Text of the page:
Determinations of Elections, Returns, and Qualifications
Article I, Section 5, Clause 1:
Each House shall be the Judge of the Elections, Returns and Qualifications of its own Members, and a Majority of each shall constitute a Quorum to do Business; but a smaller Number may adjourn from day to day, and may be authorized to compel the Attendance of absent Members, in such Manner, and under such Penalties as each House may provide.
Each House, in judging of elections under this clause, acts as a judicial tribunal, with like power to compel attendance of witnesses. In the exercise of its discretion, it may issue a warrant for the arrest of a witness to procure his testimony, without previous subpoena, if there is good reason to believe that otherwise such witness would not be forthcoming.1 It may punish perjury committed in testifying before a notary public upon a contested election.2 The power to judge elections extends to an investigation of expenditures made to influence nominations at a primary election.3 Refusal to permit a person presenting credentials in due form to take the oath of office does not oust the jurisdiction of the Senate to inquire into the legality of the election.4 Nor does such refusal unlawfully deprive the state that elected such person of its equal suffrage in the Senate.5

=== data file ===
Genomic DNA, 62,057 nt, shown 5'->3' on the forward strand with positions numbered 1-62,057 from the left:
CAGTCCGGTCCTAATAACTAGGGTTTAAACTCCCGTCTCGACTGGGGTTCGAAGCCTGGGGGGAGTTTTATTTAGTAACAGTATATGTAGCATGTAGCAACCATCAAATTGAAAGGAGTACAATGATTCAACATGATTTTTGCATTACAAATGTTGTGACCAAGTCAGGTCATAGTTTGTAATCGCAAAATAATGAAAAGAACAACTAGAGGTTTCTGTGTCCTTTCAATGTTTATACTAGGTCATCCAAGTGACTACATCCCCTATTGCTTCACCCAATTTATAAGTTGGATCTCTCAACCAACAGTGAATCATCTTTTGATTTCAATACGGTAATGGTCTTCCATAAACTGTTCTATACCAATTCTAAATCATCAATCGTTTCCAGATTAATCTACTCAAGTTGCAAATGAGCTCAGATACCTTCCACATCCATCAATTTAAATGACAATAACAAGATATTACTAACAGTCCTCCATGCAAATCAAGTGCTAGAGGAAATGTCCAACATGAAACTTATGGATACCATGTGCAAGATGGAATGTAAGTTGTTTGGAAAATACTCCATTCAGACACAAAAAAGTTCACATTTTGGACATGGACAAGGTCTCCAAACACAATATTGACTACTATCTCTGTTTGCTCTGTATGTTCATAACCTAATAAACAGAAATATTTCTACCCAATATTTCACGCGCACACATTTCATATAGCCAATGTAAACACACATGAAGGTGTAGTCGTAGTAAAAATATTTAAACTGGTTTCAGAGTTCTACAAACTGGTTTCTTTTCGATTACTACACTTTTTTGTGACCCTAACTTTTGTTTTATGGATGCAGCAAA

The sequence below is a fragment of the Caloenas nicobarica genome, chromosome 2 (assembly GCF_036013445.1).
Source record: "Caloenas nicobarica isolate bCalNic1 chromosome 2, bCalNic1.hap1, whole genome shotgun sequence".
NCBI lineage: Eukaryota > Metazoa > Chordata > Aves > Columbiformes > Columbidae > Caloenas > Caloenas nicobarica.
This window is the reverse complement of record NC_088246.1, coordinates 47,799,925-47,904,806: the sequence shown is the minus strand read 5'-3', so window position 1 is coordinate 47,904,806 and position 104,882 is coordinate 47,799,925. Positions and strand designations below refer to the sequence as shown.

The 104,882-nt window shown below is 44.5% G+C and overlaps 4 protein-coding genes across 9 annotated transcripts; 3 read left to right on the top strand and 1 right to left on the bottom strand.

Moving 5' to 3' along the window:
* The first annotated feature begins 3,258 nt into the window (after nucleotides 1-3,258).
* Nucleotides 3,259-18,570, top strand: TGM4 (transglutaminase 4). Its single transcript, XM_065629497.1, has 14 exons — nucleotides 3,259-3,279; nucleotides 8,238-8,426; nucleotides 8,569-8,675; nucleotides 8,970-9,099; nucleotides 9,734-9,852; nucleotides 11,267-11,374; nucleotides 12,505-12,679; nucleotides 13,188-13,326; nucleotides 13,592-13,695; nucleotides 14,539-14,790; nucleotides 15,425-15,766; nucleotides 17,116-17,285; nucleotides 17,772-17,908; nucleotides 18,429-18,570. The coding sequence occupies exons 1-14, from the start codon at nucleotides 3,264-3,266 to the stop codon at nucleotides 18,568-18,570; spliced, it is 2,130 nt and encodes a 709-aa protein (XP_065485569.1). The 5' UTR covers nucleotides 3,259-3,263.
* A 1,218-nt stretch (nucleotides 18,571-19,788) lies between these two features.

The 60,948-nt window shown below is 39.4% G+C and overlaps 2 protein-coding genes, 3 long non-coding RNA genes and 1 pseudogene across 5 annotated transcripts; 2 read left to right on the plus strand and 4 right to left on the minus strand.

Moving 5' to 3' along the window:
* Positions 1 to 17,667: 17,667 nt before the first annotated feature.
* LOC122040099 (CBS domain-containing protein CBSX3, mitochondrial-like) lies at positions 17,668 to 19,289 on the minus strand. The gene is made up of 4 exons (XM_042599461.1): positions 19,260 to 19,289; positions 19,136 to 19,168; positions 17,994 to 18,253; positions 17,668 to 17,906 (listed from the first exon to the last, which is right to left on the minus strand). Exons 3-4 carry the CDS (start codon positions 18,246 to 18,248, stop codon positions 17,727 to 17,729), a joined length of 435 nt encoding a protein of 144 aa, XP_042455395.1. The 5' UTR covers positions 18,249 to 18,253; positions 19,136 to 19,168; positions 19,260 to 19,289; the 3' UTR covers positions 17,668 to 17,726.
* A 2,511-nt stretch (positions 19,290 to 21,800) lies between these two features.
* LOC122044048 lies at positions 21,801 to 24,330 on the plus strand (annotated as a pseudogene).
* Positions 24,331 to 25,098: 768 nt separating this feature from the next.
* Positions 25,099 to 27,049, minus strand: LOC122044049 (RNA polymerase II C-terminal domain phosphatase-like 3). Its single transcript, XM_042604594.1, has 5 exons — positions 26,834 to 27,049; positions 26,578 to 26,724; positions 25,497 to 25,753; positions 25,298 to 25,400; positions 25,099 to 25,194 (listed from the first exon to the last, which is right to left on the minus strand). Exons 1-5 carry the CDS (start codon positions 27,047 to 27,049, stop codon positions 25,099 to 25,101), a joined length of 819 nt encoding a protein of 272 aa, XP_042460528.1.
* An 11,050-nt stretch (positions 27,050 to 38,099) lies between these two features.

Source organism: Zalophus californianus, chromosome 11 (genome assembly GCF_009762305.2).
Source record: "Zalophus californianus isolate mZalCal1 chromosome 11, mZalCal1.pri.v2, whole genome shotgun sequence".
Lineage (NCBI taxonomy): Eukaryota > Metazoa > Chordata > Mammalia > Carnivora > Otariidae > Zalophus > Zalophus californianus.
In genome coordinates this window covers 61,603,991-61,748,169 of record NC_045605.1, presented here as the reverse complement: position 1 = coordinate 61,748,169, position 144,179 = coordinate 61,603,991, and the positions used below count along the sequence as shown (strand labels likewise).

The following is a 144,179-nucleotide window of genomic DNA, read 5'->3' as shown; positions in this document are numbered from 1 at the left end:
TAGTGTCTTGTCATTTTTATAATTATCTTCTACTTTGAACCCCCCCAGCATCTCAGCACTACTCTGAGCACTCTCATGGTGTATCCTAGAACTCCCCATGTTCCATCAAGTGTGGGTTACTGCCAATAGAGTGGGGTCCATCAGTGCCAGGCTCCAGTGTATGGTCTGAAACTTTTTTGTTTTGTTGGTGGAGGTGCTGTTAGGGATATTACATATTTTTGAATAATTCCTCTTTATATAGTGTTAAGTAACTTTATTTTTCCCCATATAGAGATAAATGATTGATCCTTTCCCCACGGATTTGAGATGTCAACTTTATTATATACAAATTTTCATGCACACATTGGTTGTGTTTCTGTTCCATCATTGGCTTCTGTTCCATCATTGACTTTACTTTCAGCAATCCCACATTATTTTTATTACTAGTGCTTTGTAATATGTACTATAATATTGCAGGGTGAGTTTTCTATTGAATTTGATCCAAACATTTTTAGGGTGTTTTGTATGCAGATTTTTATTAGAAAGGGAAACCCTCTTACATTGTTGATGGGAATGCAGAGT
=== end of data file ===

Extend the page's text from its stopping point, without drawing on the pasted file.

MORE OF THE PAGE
- Barry v. United States ex rel. Cunningham, 279 U.S. 597, 616 (1929).
- In re Loney, 134 U.S. 372 (1890).
- 6 Cannon's Precedents of the House of Representatives §§ 72–74, 180 (1936). Cf. Newberry v. United States, 256 U.S. 232, 258 (1921).
- Barry v. United States ex rel. Cunningham, 279 U.S. 597, 614 (1929).
- 279 U.S. at 615. The existence of this power in both houses of Congress does not prevent a state from conducting a recount of ballots cast in such an election any more than it prevents the initial counting by a state. Roudebush v. Hartke, 405 U.S. 15 (1972).
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